How to Scale Your PeopleOps and Talent Team

May 12, 2020
Guest Post
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Jen Paxton is the VP of People and Talent at Privy. Jen is a leader in the PeopleOps space and has partnered with Drafted to release a 5-part series for PeopleOps leaders that are just starting out or at the frontlines of a hypergrowth startup.

At first when you join a startup you feel like superwoman, you are doing it all - from ordering the snacks, to planning events, to recruiting and retaining talent on the team. Depending on how quickly you are growing the company you will eventually realize that this “I can do it all” mentality is not going to scale. That’s when you have to think about who you need on your team to accomplish everything you want to get done.

Where to Start 

I will start off by saying that every startup is different and is going to have their own unique needs when it comes to People Operations. It is also worth noting that you have a unique set of skills so you should be on the lookout for someone that compliments those skills. When I have typically gone into a startup, we have a plan to grow the team significantly in the first year - likely to double the team in size. In addition, the two smaller startups I have joined needed to move offices to support their growing teams while meeting their aggressive hiring goals. So given my background in recruiting and the current needs to support the team in my last few roles the very first hire on my team has been an Office Manager who is focused on employee experience. 

As I said every situation and company are different so where to start in your hiring will depend greatly on your specific goals and also your skills. Take a step back to think about your growth goals in both the short term and long term. How quickly do you need to scale? What other challenges are you going to face while growing a company? Running through different scenarios will prepare you to make a case for the needs of your growing team.

Make a Case

I have been pretty fortunate in my conversations with CEOs and Founders when it comes to hiring the first person onto my team. I lay out a case for them that talks about everything that I want to accomplish and then I break that down into:

Option 1 - The things that I can get accomplished if it’s just me

Option 2 -The things in Option 1 and the other things that we can get done if I have X person on my team. 

Highlighting the different options gives them a choice and you can always tie it back to any previous conversations you have had with them around what they want to accomplish as a business in that year.  Also seeing it in this light makes the argument for a new member of the team pretty persuasive. 

As a PeopleOps leader, this is also a good exercise for you to do with yourself as you are thinking about how to further expand out your team.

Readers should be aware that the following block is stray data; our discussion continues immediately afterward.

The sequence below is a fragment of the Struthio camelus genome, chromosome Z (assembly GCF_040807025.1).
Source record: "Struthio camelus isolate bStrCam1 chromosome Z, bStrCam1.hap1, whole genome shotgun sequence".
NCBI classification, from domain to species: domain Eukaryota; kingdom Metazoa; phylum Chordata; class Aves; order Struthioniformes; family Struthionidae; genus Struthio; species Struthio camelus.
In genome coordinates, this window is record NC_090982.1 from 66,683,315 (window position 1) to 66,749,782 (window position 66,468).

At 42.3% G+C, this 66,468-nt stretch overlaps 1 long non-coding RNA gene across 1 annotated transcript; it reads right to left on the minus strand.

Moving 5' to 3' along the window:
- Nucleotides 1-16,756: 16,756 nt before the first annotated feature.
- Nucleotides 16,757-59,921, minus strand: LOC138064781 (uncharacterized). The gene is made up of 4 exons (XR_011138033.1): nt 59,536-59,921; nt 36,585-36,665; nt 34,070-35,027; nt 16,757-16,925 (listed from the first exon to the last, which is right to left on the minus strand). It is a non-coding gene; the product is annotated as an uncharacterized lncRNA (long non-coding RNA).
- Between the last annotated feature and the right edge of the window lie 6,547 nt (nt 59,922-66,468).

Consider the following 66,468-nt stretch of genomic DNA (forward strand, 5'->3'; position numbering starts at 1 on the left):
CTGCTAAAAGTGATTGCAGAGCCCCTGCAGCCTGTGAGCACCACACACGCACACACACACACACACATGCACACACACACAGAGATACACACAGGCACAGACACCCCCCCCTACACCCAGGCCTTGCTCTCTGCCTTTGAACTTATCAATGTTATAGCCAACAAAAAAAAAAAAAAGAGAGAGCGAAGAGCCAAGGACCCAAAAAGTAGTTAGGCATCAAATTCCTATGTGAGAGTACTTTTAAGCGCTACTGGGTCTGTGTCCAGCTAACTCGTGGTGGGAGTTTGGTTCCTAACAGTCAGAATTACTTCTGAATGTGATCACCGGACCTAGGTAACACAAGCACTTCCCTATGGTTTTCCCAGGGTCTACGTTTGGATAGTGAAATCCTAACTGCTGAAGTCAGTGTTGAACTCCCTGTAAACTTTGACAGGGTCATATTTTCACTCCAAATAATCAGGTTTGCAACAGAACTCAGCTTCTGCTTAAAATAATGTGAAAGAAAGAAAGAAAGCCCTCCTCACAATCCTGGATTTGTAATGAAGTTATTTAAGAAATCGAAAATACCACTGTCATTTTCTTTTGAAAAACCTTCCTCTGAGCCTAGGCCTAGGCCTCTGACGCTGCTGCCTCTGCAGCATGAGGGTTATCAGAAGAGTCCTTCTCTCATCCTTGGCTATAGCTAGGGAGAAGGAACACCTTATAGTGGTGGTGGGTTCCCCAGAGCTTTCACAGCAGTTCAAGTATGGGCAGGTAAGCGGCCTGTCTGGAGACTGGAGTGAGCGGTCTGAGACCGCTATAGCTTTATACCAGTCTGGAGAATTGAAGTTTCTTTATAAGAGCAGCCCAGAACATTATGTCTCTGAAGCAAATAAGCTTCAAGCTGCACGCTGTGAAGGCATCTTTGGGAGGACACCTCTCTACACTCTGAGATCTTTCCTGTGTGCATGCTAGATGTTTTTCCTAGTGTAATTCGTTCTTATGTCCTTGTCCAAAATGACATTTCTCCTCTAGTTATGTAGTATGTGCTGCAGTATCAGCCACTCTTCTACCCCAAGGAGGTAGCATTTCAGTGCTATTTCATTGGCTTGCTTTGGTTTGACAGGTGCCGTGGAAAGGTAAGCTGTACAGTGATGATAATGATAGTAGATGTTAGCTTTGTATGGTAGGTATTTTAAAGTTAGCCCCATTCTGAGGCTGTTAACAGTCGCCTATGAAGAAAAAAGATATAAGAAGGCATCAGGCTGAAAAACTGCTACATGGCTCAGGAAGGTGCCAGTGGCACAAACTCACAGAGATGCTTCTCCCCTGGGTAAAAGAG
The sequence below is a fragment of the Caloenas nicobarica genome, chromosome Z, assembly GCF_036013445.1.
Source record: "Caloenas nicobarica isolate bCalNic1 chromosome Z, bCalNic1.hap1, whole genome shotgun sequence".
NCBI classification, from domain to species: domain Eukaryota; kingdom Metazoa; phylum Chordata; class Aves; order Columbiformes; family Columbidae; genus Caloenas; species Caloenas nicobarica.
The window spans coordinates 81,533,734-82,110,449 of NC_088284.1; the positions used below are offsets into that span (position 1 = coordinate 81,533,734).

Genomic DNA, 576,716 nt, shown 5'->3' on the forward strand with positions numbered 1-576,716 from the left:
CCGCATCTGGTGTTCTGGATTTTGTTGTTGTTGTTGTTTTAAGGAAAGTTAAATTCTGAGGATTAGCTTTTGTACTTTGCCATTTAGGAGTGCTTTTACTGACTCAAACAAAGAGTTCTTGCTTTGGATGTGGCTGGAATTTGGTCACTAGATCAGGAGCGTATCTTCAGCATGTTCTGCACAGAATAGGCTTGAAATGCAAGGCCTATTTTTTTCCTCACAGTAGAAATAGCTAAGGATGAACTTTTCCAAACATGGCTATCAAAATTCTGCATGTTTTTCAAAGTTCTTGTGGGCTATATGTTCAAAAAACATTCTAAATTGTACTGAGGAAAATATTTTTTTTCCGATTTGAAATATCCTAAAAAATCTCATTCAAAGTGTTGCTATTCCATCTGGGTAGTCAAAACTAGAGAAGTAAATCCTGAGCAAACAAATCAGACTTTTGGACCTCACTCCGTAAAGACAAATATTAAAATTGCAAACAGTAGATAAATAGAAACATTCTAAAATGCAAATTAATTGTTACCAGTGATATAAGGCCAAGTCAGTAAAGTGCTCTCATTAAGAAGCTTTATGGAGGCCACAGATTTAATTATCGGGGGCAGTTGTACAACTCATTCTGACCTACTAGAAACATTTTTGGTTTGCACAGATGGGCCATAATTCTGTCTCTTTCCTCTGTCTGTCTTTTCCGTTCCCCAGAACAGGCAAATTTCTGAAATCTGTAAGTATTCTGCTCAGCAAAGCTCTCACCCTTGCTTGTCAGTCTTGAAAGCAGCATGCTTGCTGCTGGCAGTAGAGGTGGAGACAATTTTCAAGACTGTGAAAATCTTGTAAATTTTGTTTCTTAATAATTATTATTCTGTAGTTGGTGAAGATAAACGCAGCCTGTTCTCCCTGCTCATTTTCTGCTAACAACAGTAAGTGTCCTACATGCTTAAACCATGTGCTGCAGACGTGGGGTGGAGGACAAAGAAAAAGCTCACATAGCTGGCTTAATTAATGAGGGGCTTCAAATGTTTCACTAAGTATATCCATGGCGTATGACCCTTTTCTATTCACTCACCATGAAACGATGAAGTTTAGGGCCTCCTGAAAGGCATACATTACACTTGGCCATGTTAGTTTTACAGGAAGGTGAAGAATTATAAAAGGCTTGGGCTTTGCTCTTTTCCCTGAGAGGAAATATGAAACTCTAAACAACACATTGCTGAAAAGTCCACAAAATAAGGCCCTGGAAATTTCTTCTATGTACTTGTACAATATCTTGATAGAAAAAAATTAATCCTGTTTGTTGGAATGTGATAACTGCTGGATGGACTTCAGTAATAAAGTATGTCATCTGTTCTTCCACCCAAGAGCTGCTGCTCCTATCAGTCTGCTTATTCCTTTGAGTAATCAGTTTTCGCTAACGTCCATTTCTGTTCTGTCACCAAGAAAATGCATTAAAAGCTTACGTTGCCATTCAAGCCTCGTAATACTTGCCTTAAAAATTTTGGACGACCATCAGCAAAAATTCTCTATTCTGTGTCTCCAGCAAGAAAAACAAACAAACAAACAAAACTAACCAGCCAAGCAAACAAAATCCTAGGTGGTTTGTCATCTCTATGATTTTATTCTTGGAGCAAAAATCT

Create a Balance 

After you have hired your first team member and you both are up and cranking, how do you determine what the next best hire is going to be (and when that will need to be)? This may be a good time to do a skills gap evaluation and to think about specializations within your team. This will help you to determine what the ratio should look like between Recruiting, HR, and Operations. When I think about the ratio, first I go back to the goals of my team, if our current team is cranking and we are shifting to focus more on hiring and the goal is to hire 10+ people, then we will need to add a recruiter next. Typically at a smaller company, I say that if you are hiring 10 or more people in a year (especially if you are hiring engineers) you should hire a dedicated recruiter. Often at smaller organizations, you will need to do more sourcing which takes more time and effort than if you were filling 20 roles at a bigger more established organization.  


Finding a balance between the number of employees and HR is tricky. I like to use the 100 to 1 ratio. Typically I would hire more of a generalist as a third or fourth hire onto the team, this way we can start to build out programs and functions to support the different areas like Performance Management, Compensation, L&D (Learning & Development), Compliance and Employee Relations (HRBP). After you have some frameworks for these functions you can start to build a strategy and goals.

In smaller companies, particularly start ups, hiring members of your PeopleOps team is incredibly important. It's easy to fall into the "I can do it all" mindset mentioned in the first paragraph but the truth is even the best of us aren't superheros. Take the care to do your due diligence and assess the needs of your company and yourself - we all have skill gaps so it's up to you to surround yourself with capable people to divide and conquer responsibilities.

This blog post is the third part of a five-part series. In series four of How to be a PeopleOps Leader at a Growth Startup, Jen Paxton will share How to scale your PeopleOps and Talent teams. In case you missed it, check out part one -  Setting Up for Success, part two - How to Win Executive Trust, or part three - How to Build a Vision for Employer Brand and Culture at Your Company

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